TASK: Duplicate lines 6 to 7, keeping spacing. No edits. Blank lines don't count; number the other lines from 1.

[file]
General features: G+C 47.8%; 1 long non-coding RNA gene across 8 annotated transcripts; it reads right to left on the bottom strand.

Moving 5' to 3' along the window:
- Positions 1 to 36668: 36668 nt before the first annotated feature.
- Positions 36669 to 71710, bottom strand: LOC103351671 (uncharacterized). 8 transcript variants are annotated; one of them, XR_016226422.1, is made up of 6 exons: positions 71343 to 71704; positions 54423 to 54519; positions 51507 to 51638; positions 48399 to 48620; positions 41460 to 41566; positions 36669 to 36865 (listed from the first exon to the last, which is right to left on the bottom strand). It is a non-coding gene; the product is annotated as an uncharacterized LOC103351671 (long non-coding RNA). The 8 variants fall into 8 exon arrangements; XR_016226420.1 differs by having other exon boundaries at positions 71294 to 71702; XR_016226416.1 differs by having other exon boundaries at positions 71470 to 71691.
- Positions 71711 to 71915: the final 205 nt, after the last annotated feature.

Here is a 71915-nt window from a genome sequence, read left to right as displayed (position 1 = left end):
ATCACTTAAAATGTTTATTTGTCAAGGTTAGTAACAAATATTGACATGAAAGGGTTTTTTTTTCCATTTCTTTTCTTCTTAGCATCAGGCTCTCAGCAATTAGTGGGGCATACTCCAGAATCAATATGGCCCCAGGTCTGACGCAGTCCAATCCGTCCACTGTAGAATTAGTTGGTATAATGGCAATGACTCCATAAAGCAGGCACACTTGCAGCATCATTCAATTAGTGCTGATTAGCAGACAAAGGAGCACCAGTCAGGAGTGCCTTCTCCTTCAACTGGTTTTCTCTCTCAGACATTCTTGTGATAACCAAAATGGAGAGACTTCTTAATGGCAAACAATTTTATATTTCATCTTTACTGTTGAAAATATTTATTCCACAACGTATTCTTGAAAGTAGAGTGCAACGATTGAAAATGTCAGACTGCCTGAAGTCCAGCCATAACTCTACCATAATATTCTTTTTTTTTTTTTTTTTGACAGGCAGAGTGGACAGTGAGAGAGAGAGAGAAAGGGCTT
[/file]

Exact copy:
Here is a 71915-nt window from a genome sequence, read left to right as displayed (position 1 = left end):
ATCACTTAAAATGTTTATTTGTCAAGGTTAGTAACAAATATTGACATGAAAGGGTTTTTTTTTCCATTTCTTTTCTTCTTAGCATCAGGCTCTCAGCAATTAGTGGGGCATACTCCAGAATCAATATGGCCCCAGGTCTGACGCAGTCCAATCCGTCCACTGTAGAATTAGTTGGTATAATGGCAATGACTCCATAAAGCAGGCACACTTGCAGCATCATTCAATTAGTGCTGATTAGCAGACAAAGGAGCACCAGTCAGGAGTGCCTTCTCCTTCAACTGGTTTTCTCTCTCAGACATTCTTGTGATAACCAAAATGGAGAGACTTCTTAATGGCAAACAATTTTATATTTCATCTTTACTGTTGAAAATATTTATTCCACAACGTATTCTTGAAAGTAGAGTGCAACGATTGAAAATGTCAGACTGCCTGAAGTCCAGCCATAACTCTACCATAATATTCTTTTTTTTTTTTTTTTTGACAGGCAGAGTGGACAGTGAGAGAGAGAGAGAAAGGGCTT